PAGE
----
whistleOSHA has ordered Anchorage-based North Star Behavioral Health System to reinstate an employee who was fired after reporting safety concerns about compliance with the Safe Drinking Water Act at the company's residential youth facility outside of Anchorage.

An investigation by OSHA's Whistleblower Protection Program found that the termination violated the whistleblower provision of the Safe Drinking Water Act. The employee had reported concerns about safe drinking water and a lack of appropriate licensing for a North Star manager, who for several months held certain regulatory responsibilities regarding the facility's drinking water system. In retaliation for reporting the safety concerns to state agencies, the employer disciplined the complainant, ordered him to refrain from future contact with regulatory agencies and then fired him for allegedly sabotaging the facility's water supply. OSHA's investigation determined that the evidence did not support the employer's reasons for disciplining the employee or the allegations of sabotage. Files reviewed during the investigation showed a history of outstanding performance by the complainant prior to his engaging in protected activity.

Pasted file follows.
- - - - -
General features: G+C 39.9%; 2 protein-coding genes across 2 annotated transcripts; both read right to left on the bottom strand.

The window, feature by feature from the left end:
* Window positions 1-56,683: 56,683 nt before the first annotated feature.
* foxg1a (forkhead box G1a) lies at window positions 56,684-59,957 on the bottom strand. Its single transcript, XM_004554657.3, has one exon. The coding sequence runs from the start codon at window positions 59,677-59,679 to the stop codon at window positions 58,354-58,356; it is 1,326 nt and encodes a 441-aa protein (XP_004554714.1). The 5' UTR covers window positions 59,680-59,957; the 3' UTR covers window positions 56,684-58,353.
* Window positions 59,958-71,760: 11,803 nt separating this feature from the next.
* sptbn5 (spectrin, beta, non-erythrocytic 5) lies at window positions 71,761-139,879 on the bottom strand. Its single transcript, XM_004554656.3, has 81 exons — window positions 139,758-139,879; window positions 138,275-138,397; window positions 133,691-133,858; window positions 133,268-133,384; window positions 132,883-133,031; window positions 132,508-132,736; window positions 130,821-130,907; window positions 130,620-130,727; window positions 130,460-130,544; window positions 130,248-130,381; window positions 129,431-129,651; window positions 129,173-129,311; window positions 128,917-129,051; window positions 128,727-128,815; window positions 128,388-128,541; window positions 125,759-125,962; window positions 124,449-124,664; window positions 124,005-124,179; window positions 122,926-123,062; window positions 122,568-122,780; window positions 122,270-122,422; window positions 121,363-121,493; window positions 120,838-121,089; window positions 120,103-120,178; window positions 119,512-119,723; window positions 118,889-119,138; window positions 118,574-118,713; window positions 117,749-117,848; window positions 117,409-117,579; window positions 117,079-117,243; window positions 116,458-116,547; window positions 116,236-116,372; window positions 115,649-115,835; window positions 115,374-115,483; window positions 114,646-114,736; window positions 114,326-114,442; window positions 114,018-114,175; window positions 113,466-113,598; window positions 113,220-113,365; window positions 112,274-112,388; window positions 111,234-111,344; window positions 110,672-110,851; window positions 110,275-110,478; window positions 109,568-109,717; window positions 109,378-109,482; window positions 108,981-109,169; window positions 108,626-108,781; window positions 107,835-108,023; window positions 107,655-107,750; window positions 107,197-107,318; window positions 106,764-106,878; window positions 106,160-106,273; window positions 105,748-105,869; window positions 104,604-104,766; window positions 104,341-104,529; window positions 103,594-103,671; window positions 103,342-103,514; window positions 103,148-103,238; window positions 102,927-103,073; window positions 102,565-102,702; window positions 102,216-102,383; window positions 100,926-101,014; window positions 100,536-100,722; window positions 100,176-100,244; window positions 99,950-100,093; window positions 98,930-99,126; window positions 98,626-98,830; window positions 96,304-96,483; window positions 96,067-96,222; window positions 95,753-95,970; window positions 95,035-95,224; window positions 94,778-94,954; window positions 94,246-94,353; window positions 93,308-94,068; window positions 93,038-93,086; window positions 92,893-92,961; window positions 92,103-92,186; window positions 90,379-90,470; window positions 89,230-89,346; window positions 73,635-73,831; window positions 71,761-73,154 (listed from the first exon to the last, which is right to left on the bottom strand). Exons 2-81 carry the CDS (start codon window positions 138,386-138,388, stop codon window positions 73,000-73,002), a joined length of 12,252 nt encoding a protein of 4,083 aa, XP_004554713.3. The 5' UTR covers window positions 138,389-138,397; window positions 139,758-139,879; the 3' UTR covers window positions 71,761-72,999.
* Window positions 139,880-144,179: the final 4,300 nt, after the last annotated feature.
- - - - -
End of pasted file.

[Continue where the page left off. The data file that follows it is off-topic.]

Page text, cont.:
OSHA's order requires that North Star immediately reinstate the whistleblower to his former position and pay him nearly $60,000 in back wages. The order also requires North Star to pay $75,000 in emotional distress damages, $100,000 in punitive damages, $2,018 in compensatory damages and approximately $35,600 in attorney fees. North Star also must post OSHA's whistleblower protection fact sheet at the facility.